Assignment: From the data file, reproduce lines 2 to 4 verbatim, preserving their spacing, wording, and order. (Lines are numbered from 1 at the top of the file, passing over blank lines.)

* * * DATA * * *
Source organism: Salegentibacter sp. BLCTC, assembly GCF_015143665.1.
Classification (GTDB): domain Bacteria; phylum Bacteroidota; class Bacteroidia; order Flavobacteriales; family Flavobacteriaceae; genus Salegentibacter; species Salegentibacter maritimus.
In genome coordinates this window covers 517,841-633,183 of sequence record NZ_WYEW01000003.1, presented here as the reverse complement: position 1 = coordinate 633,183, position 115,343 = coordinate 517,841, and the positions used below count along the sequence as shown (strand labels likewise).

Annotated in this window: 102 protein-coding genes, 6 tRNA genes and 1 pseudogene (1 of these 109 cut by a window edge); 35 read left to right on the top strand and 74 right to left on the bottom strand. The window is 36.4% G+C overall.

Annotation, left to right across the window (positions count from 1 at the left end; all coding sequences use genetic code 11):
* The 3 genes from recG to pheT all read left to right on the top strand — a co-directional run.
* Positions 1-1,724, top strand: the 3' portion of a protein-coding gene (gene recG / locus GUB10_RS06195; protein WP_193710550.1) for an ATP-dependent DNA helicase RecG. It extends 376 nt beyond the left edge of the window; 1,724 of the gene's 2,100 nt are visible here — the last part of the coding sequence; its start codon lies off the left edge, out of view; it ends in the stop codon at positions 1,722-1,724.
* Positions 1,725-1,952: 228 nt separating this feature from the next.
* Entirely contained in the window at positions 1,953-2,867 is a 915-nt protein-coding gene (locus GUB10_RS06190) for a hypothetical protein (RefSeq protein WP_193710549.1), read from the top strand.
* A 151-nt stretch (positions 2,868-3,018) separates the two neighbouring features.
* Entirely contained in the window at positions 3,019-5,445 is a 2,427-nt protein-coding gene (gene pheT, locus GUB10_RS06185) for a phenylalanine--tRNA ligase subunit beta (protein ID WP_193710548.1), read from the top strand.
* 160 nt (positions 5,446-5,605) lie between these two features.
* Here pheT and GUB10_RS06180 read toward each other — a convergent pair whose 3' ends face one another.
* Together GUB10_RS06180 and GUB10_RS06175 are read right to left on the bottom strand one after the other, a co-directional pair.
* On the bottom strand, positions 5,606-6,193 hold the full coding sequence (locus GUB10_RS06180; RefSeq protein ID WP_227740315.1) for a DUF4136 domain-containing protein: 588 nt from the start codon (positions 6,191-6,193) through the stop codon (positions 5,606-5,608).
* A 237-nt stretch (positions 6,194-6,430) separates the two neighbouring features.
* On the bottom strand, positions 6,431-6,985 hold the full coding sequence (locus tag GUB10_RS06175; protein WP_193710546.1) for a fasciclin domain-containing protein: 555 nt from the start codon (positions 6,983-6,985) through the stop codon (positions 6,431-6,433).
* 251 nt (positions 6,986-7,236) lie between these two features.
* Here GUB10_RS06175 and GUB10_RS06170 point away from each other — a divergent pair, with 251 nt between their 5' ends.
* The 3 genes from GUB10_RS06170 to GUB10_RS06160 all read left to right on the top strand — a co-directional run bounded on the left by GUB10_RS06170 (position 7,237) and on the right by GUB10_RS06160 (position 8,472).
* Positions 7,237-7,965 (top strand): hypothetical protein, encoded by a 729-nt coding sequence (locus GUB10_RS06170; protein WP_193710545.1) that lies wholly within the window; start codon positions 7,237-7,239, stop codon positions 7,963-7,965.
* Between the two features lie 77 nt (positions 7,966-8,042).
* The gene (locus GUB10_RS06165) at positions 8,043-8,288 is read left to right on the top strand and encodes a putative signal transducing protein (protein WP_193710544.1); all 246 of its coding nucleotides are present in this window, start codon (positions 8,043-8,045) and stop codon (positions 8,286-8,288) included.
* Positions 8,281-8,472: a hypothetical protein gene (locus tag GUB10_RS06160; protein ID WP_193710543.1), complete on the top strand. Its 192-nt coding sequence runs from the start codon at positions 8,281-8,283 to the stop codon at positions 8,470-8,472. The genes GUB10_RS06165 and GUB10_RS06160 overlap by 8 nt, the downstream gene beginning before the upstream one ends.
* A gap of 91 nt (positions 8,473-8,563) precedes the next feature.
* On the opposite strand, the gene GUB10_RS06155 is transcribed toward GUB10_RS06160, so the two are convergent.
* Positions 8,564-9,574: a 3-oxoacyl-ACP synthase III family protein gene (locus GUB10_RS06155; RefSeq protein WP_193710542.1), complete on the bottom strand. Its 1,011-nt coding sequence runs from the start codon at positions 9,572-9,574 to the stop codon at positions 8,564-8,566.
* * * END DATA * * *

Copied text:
Classification (GTDB): domain Bacteria; phylum Bacteroidota; class Bacteroidia; order Flavobacteriales; family Flavobacteriaceae; genus Salegentibacter; species Salegentibacter maritimus.
In genome coordinates this window covers 517,841-633,183 of sequence record NZ_WYEW01000003.1, presented here as the reverse complement: position 1 = coordinate 633,183, position 115,343 = coordinate 517,841, and the positions used below count along the sequence as shown (strand labels likewise).

Annotated in this window: 102 protein-coding genes, 6 tRNA genes and 1 pseudogene (1 of these 109 cut by a window edge); 35 read left to right on the top strand and 74 right to left on the bottom strand. The window is 36.4% G+C overall.